Last November, the London-based organisation Julie’s Bicycle, a pioneer in supporting the creative community to act on climate change, received the award for professional excellence at WOMEX 2019, the international world music expo. The year 2019 was marked by a focus on environmental issues within the music industry: in the UK, the Music Declares Emergency movement, which has more than 3,000 artists, organisations and individual signatories to date, declared an ecological and environmental emergency, demanding systemic change; Glastonbury and We Love Green made headlines by announcing a ban on single-use plastic bottles, while Coldplay and Massive Attack finally brought the question of the environmental impact of touring into the spotlight, LED of course.
The August 2018 report from the IPCC warned that, at the time, we only had 12 years to stop the planet heating up by more than 1.5°C, the point beyond which the risk of flooding, drought, extreme heat – and the resulting poverty – would increase. While no one can now deny this reality, the music industry included, artists and professionals from a number of regions around the world did not wait for this wake-up call to initiate and exchange ideas about rethinking responses to environmental change, bringing together communities and regenerating musical practices.
A recent issue of the Journal of Ethnobiology celebrates indigenous songs and music as sources and a means of handing down traditional ecological knowledge, emphasising the importance of preserving these ancestral languages and traditions. Music is also a way of highlighting environmental struggles, promoting social discussion and action for climate justice.
In 2015, Björk called for global action to prevent the destruction of Iceland’s highlands:
While many music professionals are keen to get involved, it is sometimes difficult to know where to start or how to pinpoint the right ways to achieve genuine change. In a context in which fewer and fewer musicians can rely on album sales as a source of income, the emphasis is on touring and selling merchandise. How then can an eco-conscious response be reconciled with a status quo that involves frequent air travel? Especially in geographical areas where there are no alternatives and where access to Western music scenes is vital for artists from regions of the world where the most extreme impact of climate change is being felt. In addition, issues with visas, taxis and exclusivity clauses imposed by some music venues and festivals are yet more obstacles to touring in a way that reduces the carbon footprint.
The music project The Nile Project, founded in Aswan (Egypt) in 2013, offers an innovative example of intercultural dialogue and environmental action:
The recent cancellations of festivals such as Lost Paradise and A Day on the Green in Australia have raised questions about the future of summer festivals in the face of the threat of increasingly extreme weather. It is no longer a question of reducing emissions, but of adapting to a new situation. Spearheading the music industry’s environmental commitment, festivals are laboratories for experimentation and risk-taking, able to offer us the vision of a more sustainable world and suggest solutions that can be taken up in our daily lives.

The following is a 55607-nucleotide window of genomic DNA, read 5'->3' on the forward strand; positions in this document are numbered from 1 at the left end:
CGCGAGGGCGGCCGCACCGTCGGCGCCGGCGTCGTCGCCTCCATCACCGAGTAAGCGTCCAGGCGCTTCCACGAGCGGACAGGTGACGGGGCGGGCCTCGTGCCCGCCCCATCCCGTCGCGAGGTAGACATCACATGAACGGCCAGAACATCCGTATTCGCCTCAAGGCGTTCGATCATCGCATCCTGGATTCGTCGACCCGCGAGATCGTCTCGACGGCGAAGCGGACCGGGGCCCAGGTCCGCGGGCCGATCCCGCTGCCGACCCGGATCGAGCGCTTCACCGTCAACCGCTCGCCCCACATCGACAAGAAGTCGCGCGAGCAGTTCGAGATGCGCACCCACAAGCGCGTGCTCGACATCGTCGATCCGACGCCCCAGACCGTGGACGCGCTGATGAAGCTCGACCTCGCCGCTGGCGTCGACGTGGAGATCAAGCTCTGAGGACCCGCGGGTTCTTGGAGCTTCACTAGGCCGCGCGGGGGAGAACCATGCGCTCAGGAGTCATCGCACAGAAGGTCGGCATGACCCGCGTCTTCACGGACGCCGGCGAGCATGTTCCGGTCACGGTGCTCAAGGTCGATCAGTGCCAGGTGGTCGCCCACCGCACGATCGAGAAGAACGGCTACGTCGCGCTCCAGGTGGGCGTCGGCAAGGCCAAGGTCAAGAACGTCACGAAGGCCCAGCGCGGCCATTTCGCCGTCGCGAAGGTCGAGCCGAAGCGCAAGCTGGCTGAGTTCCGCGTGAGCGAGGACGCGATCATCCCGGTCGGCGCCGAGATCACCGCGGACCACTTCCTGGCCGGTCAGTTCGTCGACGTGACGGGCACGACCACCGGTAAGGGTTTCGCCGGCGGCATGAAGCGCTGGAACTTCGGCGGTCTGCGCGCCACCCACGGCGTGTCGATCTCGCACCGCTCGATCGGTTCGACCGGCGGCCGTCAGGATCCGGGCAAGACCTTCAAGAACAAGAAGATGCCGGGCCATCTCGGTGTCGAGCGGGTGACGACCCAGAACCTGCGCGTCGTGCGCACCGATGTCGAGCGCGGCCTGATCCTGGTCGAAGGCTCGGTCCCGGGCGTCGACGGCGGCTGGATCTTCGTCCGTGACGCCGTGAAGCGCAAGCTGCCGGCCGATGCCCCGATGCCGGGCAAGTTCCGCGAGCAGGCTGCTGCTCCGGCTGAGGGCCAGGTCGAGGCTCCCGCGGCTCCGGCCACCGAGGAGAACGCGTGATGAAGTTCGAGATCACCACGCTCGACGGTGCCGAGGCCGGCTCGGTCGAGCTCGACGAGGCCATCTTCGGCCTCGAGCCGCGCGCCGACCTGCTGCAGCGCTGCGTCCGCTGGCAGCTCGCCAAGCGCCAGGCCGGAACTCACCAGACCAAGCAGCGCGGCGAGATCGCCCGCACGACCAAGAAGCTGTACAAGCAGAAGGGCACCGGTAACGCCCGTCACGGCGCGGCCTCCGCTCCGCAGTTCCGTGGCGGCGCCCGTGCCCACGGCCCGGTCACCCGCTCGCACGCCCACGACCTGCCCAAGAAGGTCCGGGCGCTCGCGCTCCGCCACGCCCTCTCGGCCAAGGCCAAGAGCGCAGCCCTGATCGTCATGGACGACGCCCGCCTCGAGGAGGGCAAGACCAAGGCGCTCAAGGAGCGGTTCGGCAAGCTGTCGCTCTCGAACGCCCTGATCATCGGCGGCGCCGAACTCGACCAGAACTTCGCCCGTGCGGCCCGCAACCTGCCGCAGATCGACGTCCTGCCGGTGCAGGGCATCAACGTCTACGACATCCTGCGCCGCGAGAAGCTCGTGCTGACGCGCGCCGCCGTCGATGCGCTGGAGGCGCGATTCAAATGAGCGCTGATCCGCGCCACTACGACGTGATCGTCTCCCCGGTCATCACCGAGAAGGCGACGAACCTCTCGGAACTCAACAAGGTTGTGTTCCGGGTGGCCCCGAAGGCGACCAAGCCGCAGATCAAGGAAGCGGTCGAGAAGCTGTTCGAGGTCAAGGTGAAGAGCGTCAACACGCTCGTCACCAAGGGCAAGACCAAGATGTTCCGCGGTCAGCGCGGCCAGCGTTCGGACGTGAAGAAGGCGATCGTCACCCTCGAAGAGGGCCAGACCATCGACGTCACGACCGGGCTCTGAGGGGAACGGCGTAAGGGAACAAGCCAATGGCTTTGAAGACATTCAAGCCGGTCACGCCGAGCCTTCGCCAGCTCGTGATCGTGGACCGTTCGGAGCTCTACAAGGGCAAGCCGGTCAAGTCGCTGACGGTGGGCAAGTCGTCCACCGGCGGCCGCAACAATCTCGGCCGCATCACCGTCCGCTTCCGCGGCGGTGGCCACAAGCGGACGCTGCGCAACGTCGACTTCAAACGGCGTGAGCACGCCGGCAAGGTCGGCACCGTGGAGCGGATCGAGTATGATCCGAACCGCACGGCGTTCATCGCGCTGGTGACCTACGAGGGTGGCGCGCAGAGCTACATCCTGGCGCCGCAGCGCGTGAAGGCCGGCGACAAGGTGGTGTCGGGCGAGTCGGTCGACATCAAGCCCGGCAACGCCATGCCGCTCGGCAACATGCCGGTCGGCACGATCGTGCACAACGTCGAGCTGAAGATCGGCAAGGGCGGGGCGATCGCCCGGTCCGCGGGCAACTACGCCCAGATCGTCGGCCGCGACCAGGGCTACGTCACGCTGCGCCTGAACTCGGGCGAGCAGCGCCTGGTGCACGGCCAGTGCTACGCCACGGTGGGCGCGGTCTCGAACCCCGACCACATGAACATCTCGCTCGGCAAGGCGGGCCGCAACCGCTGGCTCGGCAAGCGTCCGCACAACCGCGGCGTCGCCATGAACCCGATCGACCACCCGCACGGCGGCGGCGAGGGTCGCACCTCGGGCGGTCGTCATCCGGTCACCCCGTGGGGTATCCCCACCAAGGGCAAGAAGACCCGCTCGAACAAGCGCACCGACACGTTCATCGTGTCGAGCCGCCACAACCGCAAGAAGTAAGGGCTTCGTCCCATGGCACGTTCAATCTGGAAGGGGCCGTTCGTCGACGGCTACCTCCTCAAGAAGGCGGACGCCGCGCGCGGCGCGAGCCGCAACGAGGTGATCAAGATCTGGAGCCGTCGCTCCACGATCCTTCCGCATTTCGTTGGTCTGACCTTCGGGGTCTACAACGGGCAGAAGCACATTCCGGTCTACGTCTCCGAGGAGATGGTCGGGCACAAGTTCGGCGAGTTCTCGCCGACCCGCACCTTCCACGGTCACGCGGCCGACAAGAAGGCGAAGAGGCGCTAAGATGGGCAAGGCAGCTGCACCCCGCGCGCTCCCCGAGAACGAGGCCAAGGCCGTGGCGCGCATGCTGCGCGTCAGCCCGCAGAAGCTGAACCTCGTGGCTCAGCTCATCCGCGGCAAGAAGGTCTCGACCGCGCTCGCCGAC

The Brazilian rapper Edgar, who performed at the Les Escales and Trans festivals, describes himself as an “artivist” and makes his costumes from recycled materials:
Another major global challenge in the years to come will be the impact of streaming. While the advent of digitisation has encouraged the circulation of music, the broadening of audiences and their permeability, its environmental cost is often overlooked. In his recent book Decomposed. The Political Ecology of Music, Kyle Devine, co-author of the academic study The Cost of Music, demonstrates that while the global production of plastic in the recording industry has fallen, the transition to streaming recorded music has resulted in significantly higher carbon emissions than at any other time in the history of music. He adds: “The amount that people are streaming and downloading is increasing at such a rate that they may outweigh any gains in the efficiency of the system. […] Once we take into account places where streaming is huge – China, Africa or India – places where there are less stringent requirements on the generation of power for the Internet, I don’t have those numbers, but my sense is the picture gets even uglier”.
In 2019, Fulu Miziki performed for the first time outside the Congo at the Nyege Nyege Festival; the group has developed their sound from recycled objects, building a futuristic narrative inspiring eco-awareness and resilience:
Music has the power to cross borders and bring people together. It embodies the notion that we are all in the same boat and that this is a multifaceted global problem. Beyond a need for the implementation of a catalogue of best practices, a different story must be told in the face of environmental challenges; as suggested by the philosopher Malcolm Ferdinand, author of Une écologie décoloniale. Penser l’écologie décoloniale à partir du monde caribéen [Decolonial Ecology. Thinking of Ecology from the Caribbean World], we must make the planet the focus of ecology: “Talking about a climate emergency is all very well, but it is important to understand that this is not enough as a response. Rather than taking a solely environmentalist approach, the goal is also about politics, society and mindsets”. This is undoubtedly where we, those involved in the world music industry, can add our voices.